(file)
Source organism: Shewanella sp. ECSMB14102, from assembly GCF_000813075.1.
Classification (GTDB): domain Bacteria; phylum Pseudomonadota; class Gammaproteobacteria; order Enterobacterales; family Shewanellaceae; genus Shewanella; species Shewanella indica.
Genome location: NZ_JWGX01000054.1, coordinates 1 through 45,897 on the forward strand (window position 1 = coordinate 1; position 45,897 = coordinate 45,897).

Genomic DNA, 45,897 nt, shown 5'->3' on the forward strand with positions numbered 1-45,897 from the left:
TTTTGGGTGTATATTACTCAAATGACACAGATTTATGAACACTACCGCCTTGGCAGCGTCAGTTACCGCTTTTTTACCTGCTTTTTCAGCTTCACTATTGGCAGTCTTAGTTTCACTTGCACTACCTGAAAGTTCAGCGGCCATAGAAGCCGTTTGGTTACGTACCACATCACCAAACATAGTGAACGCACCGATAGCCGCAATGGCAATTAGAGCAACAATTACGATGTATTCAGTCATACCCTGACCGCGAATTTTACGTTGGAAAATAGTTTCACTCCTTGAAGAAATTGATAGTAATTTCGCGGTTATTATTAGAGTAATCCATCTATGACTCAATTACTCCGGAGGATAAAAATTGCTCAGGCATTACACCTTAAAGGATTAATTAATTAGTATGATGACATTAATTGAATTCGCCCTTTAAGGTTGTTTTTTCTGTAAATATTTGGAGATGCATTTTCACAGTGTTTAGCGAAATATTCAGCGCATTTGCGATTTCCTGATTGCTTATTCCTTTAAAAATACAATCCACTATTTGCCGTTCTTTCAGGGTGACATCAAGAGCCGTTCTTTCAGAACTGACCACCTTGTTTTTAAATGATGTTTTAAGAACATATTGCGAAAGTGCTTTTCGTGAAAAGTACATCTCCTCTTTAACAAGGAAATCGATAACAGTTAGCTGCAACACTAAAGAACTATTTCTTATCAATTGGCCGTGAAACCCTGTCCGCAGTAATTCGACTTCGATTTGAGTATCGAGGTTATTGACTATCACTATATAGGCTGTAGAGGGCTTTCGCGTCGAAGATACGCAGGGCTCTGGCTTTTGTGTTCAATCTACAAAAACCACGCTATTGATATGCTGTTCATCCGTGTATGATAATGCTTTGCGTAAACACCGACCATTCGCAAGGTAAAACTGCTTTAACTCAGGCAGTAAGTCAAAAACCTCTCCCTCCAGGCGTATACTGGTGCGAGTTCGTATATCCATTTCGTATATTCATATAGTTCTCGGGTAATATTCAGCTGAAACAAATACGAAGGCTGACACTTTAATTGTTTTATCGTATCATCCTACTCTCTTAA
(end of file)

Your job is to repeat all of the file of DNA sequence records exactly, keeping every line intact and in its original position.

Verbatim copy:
Source organism: Shewanella sp. ECSMB14102, from assembly GCF_000813075.1.
Classification (GTDB): domain Bacteria; phylum Pseudomonadota; class Gammaproteobacteria; order Enterobacterales; family Shewanellaceae; genus Shewanella; species Shewanella indica.
Genome location: NZ_JWGX01000054.1, coordinates 1 through 45,897 on the forward strand (window position 1 = coordinate 1; position 45,897 = coordinate 45,897).

Genomic DNA, 45,897 nt, shown 5'->3' on the forward strand with positions numbered 1-45,897 from the left:
TTTTGGGTGTATATTACTCAAATGACACAGATTTATGAACACTACCGCCTTGGCAGCGTCAGTTACCGCTTTTTTACCTGCTTTTTCAGCTTCACTATTGGCAGTCTTAGTTTCACTTGCACTACCTGAAAGTTCAGCGGCCATAGAAGCCGTTTGGTTACGTACCACATCACCAAACATAGTGAACGCACCGATAGCCGCAATGGCAATTAGAGCAACAATTACGATGTATTCAGTCATACCCTGACCGCGAATTTTACGTTGGAAAATAGTTTCACTCCTTGAAGAAATTGATAGTAATTTCGCGGTTATTATTAGAGTAATCCATCTATGACTCAATTACTCCGGAGGATAAAAATTGCTCAGGCATTACACCTTAAAGGATTAATTAATTAGTATGATGACATTAATTGAATTCGCCCTTTAAGGTTGTTTTTTCTGTAAATATTTGGAGATGCATTTTCACAGTGTTTAGCGAAATATTCAGCGCATTTGCGATTTCCTGATTGCTTATTCCTTTAAAAATACAATCCACTATTTGCCGTTCTTTCAGGGTGACATCAAGAGCCGTTCTTTCAGAACTGACCACCTTGTTTTTAAATGATGTTTTAAGAACATATTGCGAAAGTGCTTTTCGTGAAAAGTACATCTCCTCTTTAACAAGGAAATCGATAACAGTTAGCTGCAACACTAAAGAACTATTTCTTATCAATTGGCCGTGAAACCCTGTCCGCAGTAATTCGACTTCGATTTGAGTATCGAGGTTATTGACTATCACTATATAGGCTGTAGAGGGCTTTCGCGTCGAAGATACGCAGGGCTCTGGCTTTTGTGTTCAATCTACAAAAACCACGCTATTGATATGCTGTTCATCCGTGTATGATAATGCTTTGCGTAAACACCGACCATTCGCAAGGTAAAACTGCTTTAACTCAGGCAGTAAGTCAAAAACCTCTCCCTCCAGGCGTATACTGGTGCGAGTTCGTATATCCATTTCGTATATTCATATAGTTCTCGGGTAATATTCAGCTGAAACAAATACGAAGGCTGACACTTTAATTGTTTTATCGTATCATCCTACTCTCTTAA